Item contributed by: Ron Sharp
Mar 28, 1999
Store selling Scientology vitamin regimen raises concerns — St. Petersburg Times (Florida)
Type: Press
Author(s): Geoff Dougherty
Source: St. Petersburg Times (Florida)
NEW PORT RICHEY – Two members of the state physician's board are questioning whether a health-food store with ties to Scientology is practicing medicine illegally by offering a church-sanctioned vitamin regimen. The treatment, called "purification rundown," is one of the first steps Scientologists take upon joining the church. Church members tout the rundown as a purifying routine that enables people to kick drug abuse and "think more clearly and have more energy." Some physicians, and a former Scientologist interviewed by the ...
Item contributed by: Ron Sharp
Feb 1, 1999
Scientology: A church and its foes / Scientologists, Florida city at odds — Press-Enterprise (Riverside, California)
More: link
Jan 21, 1999
Picket Fencing — Phoenix New Times
Type: Press
Author(s): Tony Ortega
Source: Phoenix New Times
In response to the July 24 Post-Gazette news articles "Scientology Comes to Town": As a 60-year resident of Pittsburgh and a 20-year member of the Church of Scientology, I am compelled to set the record straight on your July 24 articles about Scientology. The article missed the help the church and its members are extending to millions around the world, including residents of Pennsylvania. The terrorist attacks of Sept. 11, 2001, were a rude awakening for everyone. For many of us, ...
Item contributed by: Ron Sharp
Dec 14, 1998
Investigative Reports: Inside Scientology [Part 1 of 10] — Arts and Entertainment Channel
Type: TV
Source: Arts and Entertainment Channel
ANNOUNCER: On December 14, 1998, this is “Investigative Reports”. BILL KURTIS: Hello, I’m Bill Kurtis. It is America’s most controversial religion. Some, in fact, say it’s not a religion at all. For 40 years, the Church of Scientology has flourished in this country, while under constant attack by the government, the media, and the psychiatric profession. It’s been perceived as an organization interested only in money making, which brainwashes its members and then bankrupts them; all untrue, say its leaders and ...
Dec 9, 1998
Church's complaints take buses off road — St. Petersburg Times (Florida)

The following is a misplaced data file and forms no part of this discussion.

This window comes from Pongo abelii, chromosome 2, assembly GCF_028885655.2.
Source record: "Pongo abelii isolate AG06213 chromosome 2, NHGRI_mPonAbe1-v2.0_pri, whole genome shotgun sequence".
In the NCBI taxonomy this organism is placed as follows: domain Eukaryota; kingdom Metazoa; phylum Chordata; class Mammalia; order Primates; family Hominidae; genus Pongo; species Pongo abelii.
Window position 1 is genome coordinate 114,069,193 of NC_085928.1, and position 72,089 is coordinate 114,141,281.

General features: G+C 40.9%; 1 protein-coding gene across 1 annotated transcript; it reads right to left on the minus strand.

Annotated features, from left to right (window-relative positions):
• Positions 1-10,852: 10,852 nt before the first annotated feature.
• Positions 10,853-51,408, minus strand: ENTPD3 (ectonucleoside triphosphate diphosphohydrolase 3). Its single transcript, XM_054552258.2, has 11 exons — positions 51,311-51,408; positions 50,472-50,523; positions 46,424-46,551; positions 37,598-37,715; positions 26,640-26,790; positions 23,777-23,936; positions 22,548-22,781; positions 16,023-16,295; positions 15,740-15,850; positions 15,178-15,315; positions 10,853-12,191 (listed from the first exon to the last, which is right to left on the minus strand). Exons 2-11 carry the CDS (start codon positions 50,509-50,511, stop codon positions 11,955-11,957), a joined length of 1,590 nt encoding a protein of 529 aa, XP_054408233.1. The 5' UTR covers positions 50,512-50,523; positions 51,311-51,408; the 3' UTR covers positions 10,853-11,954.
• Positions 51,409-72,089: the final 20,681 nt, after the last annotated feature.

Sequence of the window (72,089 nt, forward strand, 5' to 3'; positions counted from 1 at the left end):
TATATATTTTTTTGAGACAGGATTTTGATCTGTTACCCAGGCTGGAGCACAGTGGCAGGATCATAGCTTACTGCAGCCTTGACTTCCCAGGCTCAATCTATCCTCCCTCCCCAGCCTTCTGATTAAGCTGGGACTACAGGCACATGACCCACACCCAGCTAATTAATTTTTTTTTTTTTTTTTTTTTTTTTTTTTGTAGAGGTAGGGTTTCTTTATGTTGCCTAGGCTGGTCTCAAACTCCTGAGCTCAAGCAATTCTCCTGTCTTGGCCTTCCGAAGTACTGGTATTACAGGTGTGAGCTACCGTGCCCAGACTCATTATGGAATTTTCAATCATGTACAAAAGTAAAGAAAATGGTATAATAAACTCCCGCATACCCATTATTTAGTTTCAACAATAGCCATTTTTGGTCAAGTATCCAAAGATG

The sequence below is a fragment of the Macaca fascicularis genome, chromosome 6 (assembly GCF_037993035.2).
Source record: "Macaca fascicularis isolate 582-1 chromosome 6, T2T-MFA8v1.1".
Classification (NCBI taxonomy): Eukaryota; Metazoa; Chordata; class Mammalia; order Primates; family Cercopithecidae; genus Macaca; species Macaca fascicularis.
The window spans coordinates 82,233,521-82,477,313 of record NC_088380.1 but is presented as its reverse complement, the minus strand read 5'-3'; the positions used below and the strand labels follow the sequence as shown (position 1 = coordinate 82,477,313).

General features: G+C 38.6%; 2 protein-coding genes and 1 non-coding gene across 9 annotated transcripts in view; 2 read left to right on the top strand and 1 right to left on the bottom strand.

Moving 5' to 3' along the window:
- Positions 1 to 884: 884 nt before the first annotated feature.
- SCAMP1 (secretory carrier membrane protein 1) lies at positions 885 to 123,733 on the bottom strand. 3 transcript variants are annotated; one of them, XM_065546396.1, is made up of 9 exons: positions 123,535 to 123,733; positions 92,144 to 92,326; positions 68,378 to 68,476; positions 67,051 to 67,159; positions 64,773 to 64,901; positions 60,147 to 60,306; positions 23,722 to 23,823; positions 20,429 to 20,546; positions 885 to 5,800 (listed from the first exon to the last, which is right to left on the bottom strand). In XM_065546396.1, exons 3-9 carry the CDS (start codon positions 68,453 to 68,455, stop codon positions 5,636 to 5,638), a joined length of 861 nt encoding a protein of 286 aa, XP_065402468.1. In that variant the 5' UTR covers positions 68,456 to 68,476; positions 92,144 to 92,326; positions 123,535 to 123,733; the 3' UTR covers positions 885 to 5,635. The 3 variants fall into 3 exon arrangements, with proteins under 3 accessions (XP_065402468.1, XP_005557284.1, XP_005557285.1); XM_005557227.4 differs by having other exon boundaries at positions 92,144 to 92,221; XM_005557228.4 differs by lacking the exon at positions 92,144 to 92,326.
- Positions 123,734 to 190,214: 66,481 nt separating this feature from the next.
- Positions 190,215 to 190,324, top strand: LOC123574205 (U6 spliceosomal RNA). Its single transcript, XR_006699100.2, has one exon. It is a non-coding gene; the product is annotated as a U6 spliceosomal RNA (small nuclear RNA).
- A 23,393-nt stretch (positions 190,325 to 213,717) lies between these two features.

Type: Press
Author(s): Thomas C. Tobin
Source: St. Petersburg Times (Florida)
Pinellas County's transit chief pulled 10 buses off the road Sunday after the Church of Scientology complained that the vehicles' side panels contained anti-Scientology advertising. The ads were purchased by church critics and were to be on buses Saturday through Monday as part of a weekend-long protest against Scientology. Each of the 11 ads carried a different message. Among them: "Think for Yourself. Quit Scientology," "Find out why so many people oppose Dianetics and Scientology" and "Why does Scientology lie to ...
Item contributed by: Ron Sharp
Dec 6, 1998
McPherson relatives lead protest — St. Petersburg Times (Florida)
Type: Press
Author(s): Thomas C. Tobin
Source: St. Petersburg Times (Florida)
Protesters gather in a somber ceremony outside the Fort Harrison Hotel, where Lisa McPherson spent her final days. CLEARWATER — Relatives of Lisa McPherson made a tear-filled trip Saturday night to the Scientology hotel where she spent her final days under guard and in the grips of a mental breakdown. Her aunt and uncle, Dell and Art Liebreich, and her cousin Kim Krenek led a group of about 60 anti-Scientology protesters who held candles and laid a wreath outside a privacy ...
Item contributed by: Ron Sharp
Dec 6, 1998
The life & death of a Scientologist // After 13 years and thousands of dollars, Lisa McPherson finally went 'Clear.' Then she went insane — Washington Post
More: xenutv.com
Type: Press
Author(s): Richard Leiby
Source: Washington Post
CLEARWATER, Fla. - Dec 6, 1998 - "I am L. Ron Hubbard," the woman on the hotel room bed announced in a robotic voice. "I created time 3 billion years ago." She rambled on and on, every outburst dutifully scribbled down by those assigned to watch her. "I can't confront force . . . I need my auditor . . . I want to take a toothbrush and brush the floor until I have a cognition." The jargon of Scientology was ...
Dec 1, 1998
Scientology pleads not guilty in 1995 death — New York Times
More: link
Nov 23, 1998
State takes middle road against Scientology — St. Petersburg Times (Florida)
Type: Press
Author(s): Thomas C. Tobin
Source: St. Petersburg Times (Florida)
"I think there was a sense that this was a senseless death," said [Bob] Heyman, whose boss, State Attorney Bernie McCabe, was only beginning to examine the case of Lisa McPherson. Heyman, now in private practice, was preparing to end a 15-year career as a prosecutor. Among McCabe's options: Be aggressive and level a serious charge such as manslaughter, but risk a bruising legal battle with the Church of Scientology, which had taken on much bigger fish than McCabe. He eventually ...
Item contributed by: Ron Sharp
Nov 20, 1998
Editorial // Scientology's new tack — St. Petersburg Times (Florida)
Type: Press
Source: St. Petersburg Times (Florida)
Church of Scientology officials now admit they made a mistake in the case of the Lisa McPherson, who died in the organization's care, but questions remain. hen Pinellas-Pasco State Attorney Bernie McCabe filed two criminal charges against the Church of Scientology last week over Lisa McPherson's death, the reaction of church officials was unusually benign. "We'd like to see how to move forward and put this unfortunate incident behind us," said Mike Rinder, a top Scientology official known more for his ...